Bush abroad: a cowboy summit
Bush and Fox saddle up to search for common ground between US, Mexico.
MEXICO CITY — When a cowboy rode onto someone else's ranch for the first time in the Old West, suspicion often greeted his arrival. But when President Bush digs his boot heels into the red earth of Rancho San Cristobal in Mexico tomorrow, he'll be received by Mexican President Vicente Fox as an old friend.
That's just what the cowboy presidents say they are: two amigos with a common vision of prosperous relations for two countries that are deeply connected on many levels.
Personal chemistry can be a crucial ingredient for diplomatic relations. And there seems to be plenty to build on. One president is a former oil man from Texas, the other a former Coca-Cola executive from central Mexico's Guanajuato state. Both are openly religious and love spending time on their ranches.
The two will saddle up (Bush on a mare named Maximiliana, Fox on his stallion El Rey) and tour Mr. Fox's working ranch tomorrow morning.
Bush will use his first (albeit brief) foreign trip as president to demonstrate a command of foreign affairs - in the hemisphere he considers a priority (see story, page 2). Fox will use his impeccable democratic credentials - as the man who ended 70 years of single-party rule - to put on display a Mexico whose president can now stand shoulder-to-shoulder (in this case, hat brim-to-hat brim) with his US counterpart.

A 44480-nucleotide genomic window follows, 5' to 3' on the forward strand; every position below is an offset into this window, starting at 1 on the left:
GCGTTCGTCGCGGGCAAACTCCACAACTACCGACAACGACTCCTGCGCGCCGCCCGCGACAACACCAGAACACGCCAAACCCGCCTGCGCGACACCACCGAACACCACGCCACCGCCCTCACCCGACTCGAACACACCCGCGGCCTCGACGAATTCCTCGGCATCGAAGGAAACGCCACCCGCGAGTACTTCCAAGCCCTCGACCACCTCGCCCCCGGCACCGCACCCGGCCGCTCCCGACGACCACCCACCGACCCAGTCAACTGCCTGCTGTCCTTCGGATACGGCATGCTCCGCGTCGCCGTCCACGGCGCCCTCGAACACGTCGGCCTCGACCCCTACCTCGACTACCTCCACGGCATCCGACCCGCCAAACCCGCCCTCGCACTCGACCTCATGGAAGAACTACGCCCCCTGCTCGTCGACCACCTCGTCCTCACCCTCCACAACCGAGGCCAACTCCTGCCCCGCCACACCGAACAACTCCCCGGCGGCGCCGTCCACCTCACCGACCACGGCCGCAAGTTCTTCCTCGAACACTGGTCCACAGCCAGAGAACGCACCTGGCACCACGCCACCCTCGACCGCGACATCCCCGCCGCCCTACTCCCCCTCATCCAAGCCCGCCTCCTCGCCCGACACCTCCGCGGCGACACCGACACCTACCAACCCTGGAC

Officials and political analysts alike are calling the visit "historic" for what they expect it to say about the changing relationship between Mexico and the United States. The tone will be set by two leaders who want to send the same message: that the traditional suspicions and inequalities of the past have been replaced by a new equilibrium and dedication to serving mutual interests.
Interviewed by reporters Sunday in the small town outside his 1,126-acre family ranch, Fox said of the visit, "We're going to talk about each of our problems, but above all we're going to talk about each one of our opportunities."
That spin reflects the leaders' can-do spirit and the optimism with which both say they will approach a relationship that has more often been seen as problematic. Speaking to reporters Tuesday aboard Air Force One, Bush said, "I think [the visit] is going to be a good signal to the Mexicans, and others in our hemisphere, that the best foreign policy starts at home."
No one from either camp expects any major, substantive decisions from the five-hour meeting. The presidents are expected to discuss immigration, drug trafficking, trade and economic development, and energy policy.
It is how those issues are addressed that officials say will signal change in the relationship.
"The meeting will be an opportunity to begin the process of achieving closer ties between the United States and Mexico and expanding areas of cooperation," White House spokesman Ari Fleischer said in announcing Bush's visit.
"On the one hand this will be a get-acquainted session, but in terms of the agenda it sets, it will be much more than that," says a high official in the Fox administration. Mexico has long been careful about what it puts on the table with the US, for fear of what it might get back, the official adds, "but Fox is an adventurous diplomat." The Mexican government believes Bush, too, "wants to be ambitious in the scope of relations with Mexico."